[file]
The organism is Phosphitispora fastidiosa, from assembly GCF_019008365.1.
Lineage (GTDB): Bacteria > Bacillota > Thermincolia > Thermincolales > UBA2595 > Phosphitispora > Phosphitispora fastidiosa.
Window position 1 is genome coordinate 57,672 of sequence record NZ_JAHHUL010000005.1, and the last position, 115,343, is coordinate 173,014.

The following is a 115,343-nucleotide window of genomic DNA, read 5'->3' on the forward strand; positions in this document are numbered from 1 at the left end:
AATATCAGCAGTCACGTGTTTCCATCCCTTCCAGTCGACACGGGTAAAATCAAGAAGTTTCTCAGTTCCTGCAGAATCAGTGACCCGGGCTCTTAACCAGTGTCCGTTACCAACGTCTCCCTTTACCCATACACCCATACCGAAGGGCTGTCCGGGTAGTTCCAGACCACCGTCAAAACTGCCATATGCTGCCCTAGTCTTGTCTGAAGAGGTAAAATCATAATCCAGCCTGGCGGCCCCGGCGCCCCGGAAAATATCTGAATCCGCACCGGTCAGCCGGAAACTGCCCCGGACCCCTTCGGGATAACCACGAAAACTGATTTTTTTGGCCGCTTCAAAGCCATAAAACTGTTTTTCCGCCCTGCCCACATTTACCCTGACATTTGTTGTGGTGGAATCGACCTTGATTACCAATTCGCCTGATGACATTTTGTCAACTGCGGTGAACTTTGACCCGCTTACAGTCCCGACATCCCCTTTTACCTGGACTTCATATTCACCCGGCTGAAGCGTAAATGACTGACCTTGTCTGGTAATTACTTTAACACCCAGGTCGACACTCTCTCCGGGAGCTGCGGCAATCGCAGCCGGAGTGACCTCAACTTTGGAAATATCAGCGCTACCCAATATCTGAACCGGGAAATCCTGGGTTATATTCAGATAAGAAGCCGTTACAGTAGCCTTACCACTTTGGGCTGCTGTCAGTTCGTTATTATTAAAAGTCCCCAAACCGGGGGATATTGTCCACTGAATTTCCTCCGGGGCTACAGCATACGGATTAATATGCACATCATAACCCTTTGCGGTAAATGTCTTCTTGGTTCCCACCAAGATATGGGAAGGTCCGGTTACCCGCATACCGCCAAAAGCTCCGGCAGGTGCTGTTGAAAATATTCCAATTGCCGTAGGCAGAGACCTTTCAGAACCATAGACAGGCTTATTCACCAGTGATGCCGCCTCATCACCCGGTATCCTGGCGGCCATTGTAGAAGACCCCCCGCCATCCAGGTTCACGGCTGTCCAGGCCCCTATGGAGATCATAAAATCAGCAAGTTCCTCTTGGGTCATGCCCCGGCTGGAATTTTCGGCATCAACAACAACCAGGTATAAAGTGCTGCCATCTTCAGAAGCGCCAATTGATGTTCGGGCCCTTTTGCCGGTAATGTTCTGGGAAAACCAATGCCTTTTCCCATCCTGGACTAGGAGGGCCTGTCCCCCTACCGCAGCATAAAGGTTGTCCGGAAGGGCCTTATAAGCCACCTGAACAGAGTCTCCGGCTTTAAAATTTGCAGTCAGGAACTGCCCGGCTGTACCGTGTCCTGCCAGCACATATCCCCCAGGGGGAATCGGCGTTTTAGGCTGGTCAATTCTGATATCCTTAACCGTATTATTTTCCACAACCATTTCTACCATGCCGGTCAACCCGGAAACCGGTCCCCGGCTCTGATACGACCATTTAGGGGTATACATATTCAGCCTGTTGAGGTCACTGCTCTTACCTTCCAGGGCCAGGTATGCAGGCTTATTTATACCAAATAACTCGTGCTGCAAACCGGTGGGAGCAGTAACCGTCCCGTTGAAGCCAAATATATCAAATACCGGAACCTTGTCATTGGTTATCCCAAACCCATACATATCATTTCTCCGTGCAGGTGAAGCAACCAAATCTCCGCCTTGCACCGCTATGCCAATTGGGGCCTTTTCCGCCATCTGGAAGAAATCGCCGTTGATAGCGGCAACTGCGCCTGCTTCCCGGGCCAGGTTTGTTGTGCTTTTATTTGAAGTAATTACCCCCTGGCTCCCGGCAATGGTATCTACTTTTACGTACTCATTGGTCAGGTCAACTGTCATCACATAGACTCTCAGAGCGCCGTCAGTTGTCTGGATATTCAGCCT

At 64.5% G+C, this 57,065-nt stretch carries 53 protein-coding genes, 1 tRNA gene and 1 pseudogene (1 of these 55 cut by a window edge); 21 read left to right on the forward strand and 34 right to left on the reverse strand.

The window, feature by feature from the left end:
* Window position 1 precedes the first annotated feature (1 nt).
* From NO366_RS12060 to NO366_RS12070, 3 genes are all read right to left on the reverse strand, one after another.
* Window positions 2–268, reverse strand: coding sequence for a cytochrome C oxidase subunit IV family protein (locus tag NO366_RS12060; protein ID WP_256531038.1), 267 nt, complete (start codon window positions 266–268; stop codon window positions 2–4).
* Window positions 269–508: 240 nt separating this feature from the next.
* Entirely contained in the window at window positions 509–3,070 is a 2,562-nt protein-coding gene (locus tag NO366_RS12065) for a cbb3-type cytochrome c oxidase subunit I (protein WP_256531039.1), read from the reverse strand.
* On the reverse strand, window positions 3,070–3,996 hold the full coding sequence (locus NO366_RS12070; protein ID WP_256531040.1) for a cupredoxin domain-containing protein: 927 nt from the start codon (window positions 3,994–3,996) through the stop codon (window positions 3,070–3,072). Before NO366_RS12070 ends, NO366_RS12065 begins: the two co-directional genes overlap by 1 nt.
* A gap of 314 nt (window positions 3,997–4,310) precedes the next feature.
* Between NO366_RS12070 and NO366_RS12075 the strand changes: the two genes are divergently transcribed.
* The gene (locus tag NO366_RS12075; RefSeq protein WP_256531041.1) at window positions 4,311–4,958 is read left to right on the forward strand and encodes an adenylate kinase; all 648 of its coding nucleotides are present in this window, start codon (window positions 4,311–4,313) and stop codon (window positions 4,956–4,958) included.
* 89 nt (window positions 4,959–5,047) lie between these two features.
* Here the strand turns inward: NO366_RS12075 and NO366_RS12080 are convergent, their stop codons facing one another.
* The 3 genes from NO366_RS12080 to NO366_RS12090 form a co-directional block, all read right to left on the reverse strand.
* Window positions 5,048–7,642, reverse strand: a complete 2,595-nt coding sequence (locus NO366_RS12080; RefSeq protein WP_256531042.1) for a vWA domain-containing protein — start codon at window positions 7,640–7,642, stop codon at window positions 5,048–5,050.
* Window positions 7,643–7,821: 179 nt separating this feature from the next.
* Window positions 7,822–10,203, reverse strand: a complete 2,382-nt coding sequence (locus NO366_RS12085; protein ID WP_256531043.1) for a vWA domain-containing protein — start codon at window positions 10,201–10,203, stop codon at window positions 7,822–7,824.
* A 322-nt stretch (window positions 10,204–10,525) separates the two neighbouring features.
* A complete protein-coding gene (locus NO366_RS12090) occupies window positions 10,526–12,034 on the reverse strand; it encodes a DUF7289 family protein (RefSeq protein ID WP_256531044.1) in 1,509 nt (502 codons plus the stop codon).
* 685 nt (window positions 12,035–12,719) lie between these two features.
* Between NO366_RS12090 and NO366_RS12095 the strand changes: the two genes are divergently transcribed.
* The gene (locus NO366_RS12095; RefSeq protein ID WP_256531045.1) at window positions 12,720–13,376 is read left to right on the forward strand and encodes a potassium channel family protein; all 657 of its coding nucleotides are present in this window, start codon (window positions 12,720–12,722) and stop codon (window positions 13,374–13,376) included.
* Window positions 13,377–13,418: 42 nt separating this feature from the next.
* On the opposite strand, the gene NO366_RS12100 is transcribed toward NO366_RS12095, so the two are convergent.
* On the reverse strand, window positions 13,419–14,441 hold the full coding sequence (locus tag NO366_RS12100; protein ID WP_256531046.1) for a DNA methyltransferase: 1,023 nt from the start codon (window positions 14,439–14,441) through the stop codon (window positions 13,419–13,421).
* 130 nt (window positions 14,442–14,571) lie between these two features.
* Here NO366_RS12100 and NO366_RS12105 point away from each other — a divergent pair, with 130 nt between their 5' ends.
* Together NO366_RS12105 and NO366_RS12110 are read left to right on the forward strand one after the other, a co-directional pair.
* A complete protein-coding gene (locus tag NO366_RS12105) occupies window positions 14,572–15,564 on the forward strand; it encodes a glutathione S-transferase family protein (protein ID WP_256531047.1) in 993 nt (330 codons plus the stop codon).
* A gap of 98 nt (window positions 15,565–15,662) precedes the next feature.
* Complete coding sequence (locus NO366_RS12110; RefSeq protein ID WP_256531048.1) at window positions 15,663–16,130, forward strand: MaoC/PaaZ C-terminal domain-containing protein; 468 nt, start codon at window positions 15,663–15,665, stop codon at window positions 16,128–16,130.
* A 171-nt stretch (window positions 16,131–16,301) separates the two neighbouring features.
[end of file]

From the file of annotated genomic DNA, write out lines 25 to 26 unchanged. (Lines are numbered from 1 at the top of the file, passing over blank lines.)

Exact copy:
* 685 nt (window positions 12,035–12,719) lie between these two features.
* Between NO366_RS12090 and NO366_RS12095 the strand changes: the two genes are divergently transcribed.